The Hong Kong police have responded with increasing attempts of violent repression and mass arrests. June 9th was the first large scale protests against the Extradition Bill; approximately one million people took part in a rally in Hong Kong. However, during that protest police used batons and pepper spray on protesters. By August 11th, there were major abuses by police resulting in eye injuries, fractured bones, and other serious injuries. The response from the protesters has been to respond with resistance, and with the same level of intensity. While the police seek to quash the protesters on the ground, it is the politicians and authorities who seek to discredit the protesters in through the media. On October 1st, during China’s National Day, police shot live ammunition into the air when demonstrations were getting out of hand. The next day, on October 2nd, an 18-year-old protester was shot in the chest in Hau Tei Square with a live round from a police officer [12]. After the Hong Kong police stormed the besieged Polytechnic University, 116 people were injured and taken to the hospital and as students fled the university they were being arrested by police [13]. Even after these most recent Hong Kong elections, held on November 24th, the protesters still demand an independent inquiry into police violence and the release of protesters arrested. They show no signs of dropping these demands.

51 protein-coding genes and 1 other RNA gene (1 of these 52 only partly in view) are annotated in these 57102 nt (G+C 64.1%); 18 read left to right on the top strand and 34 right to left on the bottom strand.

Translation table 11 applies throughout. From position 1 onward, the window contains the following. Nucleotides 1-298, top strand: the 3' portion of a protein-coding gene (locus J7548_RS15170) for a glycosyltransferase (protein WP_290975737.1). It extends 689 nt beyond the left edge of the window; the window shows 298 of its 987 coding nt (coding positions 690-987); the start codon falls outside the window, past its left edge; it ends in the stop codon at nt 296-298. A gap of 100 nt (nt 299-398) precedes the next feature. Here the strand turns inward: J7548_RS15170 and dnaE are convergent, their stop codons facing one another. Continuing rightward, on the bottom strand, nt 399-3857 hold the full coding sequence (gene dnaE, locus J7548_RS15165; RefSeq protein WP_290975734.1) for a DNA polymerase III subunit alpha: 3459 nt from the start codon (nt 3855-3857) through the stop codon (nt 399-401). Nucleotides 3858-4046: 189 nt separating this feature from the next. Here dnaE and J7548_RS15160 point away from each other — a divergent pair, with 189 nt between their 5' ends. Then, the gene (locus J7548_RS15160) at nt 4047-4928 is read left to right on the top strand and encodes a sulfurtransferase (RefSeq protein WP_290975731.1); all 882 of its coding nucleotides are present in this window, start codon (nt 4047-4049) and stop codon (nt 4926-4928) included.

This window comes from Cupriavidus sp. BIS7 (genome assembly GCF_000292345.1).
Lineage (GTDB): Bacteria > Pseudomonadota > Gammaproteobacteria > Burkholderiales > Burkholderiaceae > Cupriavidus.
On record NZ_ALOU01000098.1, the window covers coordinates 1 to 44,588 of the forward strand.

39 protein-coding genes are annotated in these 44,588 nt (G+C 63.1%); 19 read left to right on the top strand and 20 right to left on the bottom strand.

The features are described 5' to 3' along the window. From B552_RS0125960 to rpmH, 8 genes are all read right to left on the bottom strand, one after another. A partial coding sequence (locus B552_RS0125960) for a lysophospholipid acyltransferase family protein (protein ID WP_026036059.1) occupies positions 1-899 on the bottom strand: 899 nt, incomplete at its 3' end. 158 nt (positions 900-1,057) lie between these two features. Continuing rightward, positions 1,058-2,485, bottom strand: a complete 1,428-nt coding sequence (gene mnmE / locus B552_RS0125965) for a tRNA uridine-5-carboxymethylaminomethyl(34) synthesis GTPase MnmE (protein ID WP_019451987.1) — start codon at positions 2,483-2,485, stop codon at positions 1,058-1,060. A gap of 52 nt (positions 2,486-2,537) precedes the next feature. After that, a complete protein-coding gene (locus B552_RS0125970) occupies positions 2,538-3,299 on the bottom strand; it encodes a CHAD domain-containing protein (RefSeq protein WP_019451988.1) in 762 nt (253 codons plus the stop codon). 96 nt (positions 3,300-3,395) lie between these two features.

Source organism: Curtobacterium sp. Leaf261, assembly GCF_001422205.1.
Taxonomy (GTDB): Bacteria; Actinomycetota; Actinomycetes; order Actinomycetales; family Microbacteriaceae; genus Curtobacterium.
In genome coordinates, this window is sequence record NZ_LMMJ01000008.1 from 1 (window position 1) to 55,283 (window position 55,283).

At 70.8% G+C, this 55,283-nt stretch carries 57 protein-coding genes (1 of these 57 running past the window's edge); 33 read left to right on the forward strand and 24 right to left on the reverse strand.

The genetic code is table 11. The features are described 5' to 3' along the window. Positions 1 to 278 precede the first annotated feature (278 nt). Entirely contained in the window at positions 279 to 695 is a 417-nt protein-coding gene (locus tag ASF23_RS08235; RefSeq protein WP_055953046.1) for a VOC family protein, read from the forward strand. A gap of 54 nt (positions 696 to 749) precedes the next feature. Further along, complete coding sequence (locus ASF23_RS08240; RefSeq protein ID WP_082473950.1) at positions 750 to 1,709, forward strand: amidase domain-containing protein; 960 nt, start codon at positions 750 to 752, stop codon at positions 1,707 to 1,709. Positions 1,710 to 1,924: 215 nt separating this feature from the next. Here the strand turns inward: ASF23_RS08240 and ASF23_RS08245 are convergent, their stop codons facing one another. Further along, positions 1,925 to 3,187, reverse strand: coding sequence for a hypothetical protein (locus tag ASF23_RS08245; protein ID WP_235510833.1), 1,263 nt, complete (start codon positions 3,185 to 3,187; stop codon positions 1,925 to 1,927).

By intensifying efforts to combat and condemn the protests, the Hong Kong government has only eroded the public’s trust in the functioning of the Hong Kong government and law enforcement. Cheuk Hau-yip, regional commander of Kowloon West district, said that “other than coming out to surrender, I don’t see, at the moment, there is a viable option for them.” [14] As long as Hong Kong authorities continue to attack protesters, they also come across as attacking the pro-democracy sentiments of the protesters. This, coupled with images of mass arrests and police violence, only seems to fuel pro-democracy sentiments and politicians. For example, none of the five demands made by protesters have been discussed, but were rather dismissed. Even the Extradition Bill has been shelved, but not officially withdrawn. Political attacks on the protesters make the case that the Hong Kong government does not take into consideration the views of its people, but rather favor the desires of the CCP. This all resulted in the stunning wins by pro-democracy candidates in Hong Kong’s most recent elections. The elections took place on November 24th and had the highest voter turnout since Hong Kong began holding district council elections in 1999–4 million registered voters. More than half of the 452 seats flipped from pro-Beijing to pro-democracy candidates [15]. At the same time, it seems as if Hong Kong politicians are having to serve “two masters,” the CCP and the people of Hong Kong. For example, Carrie Lam said China wants to protect its “international profile,” but it has no short-term solution for dealing with the pro-democracy protests. Rather, China is deciding to play the long game of assimilating Hong Kong into mainland China through economic incentives. [16]